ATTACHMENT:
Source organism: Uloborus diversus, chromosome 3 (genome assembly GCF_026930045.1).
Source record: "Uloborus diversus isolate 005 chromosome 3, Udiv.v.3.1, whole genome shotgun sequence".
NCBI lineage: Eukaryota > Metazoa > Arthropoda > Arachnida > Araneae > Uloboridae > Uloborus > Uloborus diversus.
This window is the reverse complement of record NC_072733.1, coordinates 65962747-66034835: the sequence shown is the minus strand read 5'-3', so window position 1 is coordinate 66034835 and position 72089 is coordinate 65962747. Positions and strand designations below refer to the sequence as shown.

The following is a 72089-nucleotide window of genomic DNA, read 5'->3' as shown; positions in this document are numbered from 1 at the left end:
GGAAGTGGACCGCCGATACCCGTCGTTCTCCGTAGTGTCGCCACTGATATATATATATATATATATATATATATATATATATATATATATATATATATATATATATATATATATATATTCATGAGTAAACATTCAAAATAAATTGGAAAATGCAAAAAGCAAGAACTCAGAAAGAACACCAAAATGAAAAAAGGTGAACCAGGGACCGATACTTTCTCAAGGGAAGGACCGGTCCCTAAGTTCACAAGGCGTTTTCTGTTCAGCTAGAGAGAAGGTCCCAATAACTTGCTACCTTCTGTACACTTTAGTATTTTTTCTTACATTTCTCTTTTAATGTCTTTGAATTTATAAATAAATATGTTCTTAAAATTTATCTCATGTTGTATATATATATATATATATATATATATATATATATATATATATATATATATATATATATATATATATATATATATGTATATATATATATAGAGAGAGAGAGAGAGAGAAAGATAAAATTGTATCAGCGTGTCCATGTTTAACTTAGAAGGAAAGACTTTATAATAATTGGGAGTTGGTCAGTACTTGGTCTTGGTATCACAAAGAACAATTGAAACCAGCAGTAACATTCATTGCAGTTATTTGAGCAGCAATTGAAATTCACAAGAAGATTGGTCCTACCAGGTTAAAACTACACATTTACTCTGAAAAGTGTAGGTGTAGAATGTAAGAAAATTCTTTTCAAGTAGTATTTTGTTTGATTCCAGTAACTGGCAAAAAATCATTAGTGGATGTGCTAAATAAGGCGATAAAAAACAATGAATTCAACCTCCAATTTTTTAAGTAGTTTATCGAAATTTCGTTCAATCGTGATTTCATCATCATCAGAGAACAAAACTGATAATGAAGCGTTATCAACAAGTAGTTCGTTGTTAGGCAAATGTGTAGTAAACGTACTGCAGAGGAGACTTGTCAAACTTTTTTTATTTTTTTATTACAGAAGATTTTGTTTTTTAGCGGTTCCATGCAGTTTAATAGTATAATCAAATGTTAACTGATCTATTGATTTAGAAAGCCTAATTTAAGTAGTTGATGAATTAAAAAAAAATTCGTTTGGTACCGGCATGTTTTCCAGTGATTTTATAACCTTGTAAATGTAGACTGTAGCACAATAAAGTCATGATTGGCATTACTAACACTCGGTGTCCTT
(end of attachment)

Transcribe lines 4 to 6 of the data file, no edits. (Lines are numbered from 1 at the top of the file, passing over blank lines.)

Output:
This window is the reverse complement of record NC_072733.1, coordinates 65962747-66034835: the sequence shown is the minus strand read 5'-3', so window position 1 is coordinate 66034835 and position 72089 is coordinate 65962747. Positions and strand designations below refer to the sequence as shown.

The following is a 72089-nucleotide window of genomic DNA, read 5'->3' as shown; positions in this document are numbered from 1 at the left end:
GGAAGTGGACCGCCGATACCCGTCGTTCTCCGTAGTGTCGCCACTGATATATATATATATATATATATATATATATATATATATATATATATATATATATATATATATATATATATATTCATGAGTAAACATTCAAAATAAATTGGAAAATGCAAAAAGCAAGAACTCAGAAAGAACACCAAAATGAAAAAAGGTGAACCAGGGACCGATACTTTCTCAAGGGAAGGACCGGTCCCTAAGTTCACAAGGCGTTTTCTGTTCAGCTAGAGAGAAGGTCCCAATAACTTGCTACCTTCTGTACACTTTAGTATTTTTTCTTACATTTCTCTTTTAATGTCTTTGAATTTATAAATAAATATGTTCTTAAAATTTATCTCATGTTGTATATATATATATATATATATATATATATATATATATATATATATATATATATATATATATATATATATATATATGTATATATATATATAGAGAGAGAGAGAGAGAGAAAGATAAAATTGTATCAGCGTGTCCATGTTTAACTTAGAAGGAAAGACTTTATAATAATTGGGAGTTGGTCAGTACTTGGTCTTGGTATCACAAAGAACAATTGAAACCAGCAGTAACATTCATTGCAGTTATTTGAGCAGCAATTGAAATTCACAAGAAGATTGGTCCTACCAGGTTAAAACTACACATTTACTCTGAAAAGTGTAGGTGTAGAATGTAAGAAAATTCTTTTCAAGTAGTATTTTGTTTGATTCCAGTAACTGGCAAAAAATCATTAGTGGATGTGCTAAATAAGGCGATAAAAAACAATGAATTCAACCTCCAATTTTTTAAGTAGTTTATCGAAATTTCGTTCAATCGTGATTTCATCATCATCAGAGAACAAAACTGATAATGAAGCGTTATCAACAAGTAGTTCGTTGTTAGGCAAATGTGTAGTAAACGTACTGCAGAGGAGACTTGTCAAACTTTTTTTATTTTTTTATTACAGAAGATTTTGTTTTTTAGCGGTTCCATGCAGTTTAATAGTATAATCAAATGTTAACTGATCTATTGATTTAGAAAGCCTAATTTAAGTAGTTGATGAATTAAAAAAAAATTCGTTTGGTACCGGCATGTTTTCCAGTGATTTTATAACCTTGTAAATGTAGACTGTAGCACAATAAAGTCATGATTGGCATTACTAACACTCGGTGTCCTT